EIRF, otherwise known as ”Electronic Interchange Reimbursement Fee” is a more costly transaction interchange rate applied by Visa.  It is a hefty charge that a merchant may see on their statement when a transaction has been re-classified to a more expensive category.  However, EIRF charges can be avoided by merchants through careful attention to how they run transactions.

EIRF can be caused by many things, but most commonly:

  • Retail key entry transactions
  • Card-not-present transactions
  • Travel and entertainment signature cards
  • Late batching
  • Forcing transactions (including voice authorization)
  • Improperly cleared transactions
  • Failure to respond to all Address Verification Service (AVS) prompts

What your merchant can do to avoid EIRF’s and the charges that come with them?

  • Batch out every day. One of the most common causes of an EIRF is the failure to settle batches on time. In specific industries, to be eligible for any of Visa’s Custom Payment Service (CPS) programs — which offer better rates than EIRF — such as CPS/Retail or CPS/Restaurant, the batch must clear within two days.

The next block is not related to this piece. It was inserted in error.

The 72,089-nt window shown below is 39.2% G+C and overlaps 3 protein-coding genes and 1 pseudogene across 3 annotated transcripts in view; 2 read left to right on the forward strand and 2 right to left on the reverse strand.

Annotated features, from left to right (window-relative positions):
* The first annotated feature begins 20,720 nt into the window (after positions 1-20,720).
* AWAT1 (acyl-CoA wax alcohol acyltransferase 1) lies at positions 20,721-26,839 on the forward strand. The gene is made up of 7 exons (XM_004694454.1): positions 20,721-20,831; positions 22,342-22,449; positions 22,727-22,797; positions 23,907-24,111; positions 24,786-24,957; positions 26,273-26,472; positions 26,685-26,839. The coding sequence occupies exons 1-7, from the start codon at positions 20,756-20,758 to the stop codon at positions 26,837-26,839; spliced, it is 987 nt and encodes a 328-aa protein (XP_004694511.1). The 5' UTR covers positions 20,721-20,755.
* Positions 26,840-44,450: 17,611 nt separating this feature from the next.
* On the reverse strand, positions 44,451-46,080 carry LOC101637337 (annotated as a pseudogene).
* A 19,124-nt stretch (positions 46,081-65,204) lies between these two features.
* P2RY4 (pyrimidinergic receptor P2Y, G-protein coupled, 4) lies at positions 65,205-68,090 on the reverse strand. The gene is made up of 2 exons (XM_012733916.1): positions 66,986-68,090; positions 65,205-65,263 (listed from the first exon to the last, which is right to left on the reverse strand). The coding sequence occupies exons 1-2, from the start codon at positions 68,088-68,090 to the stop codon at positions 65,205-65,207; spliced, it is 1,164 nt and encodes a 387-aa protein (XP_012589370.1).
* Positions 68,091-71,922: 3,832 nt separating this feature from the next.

• Clear transactions correctly. The authorization must match the clearing amount unless the merchant is exempt from authentication tolerance in environments where tipping is prevalent. This includes restaurants, bars, beauty salons, health spas and taxicabs.
  • Do not force transactions or handle them off-line unless absolutely necessary. A forced transaction is the after-the-fact entry of a purchase transaction into the batch.
  • Learn how to properly use address verification service (AVS) and invoice numbers. Enter all AVS information when prompted by the terminal and attempt to enter all fields correctly, especially the zip code. Never skip over a prompt asking for information in AVS. Even just one missed field could result in a downgrade.

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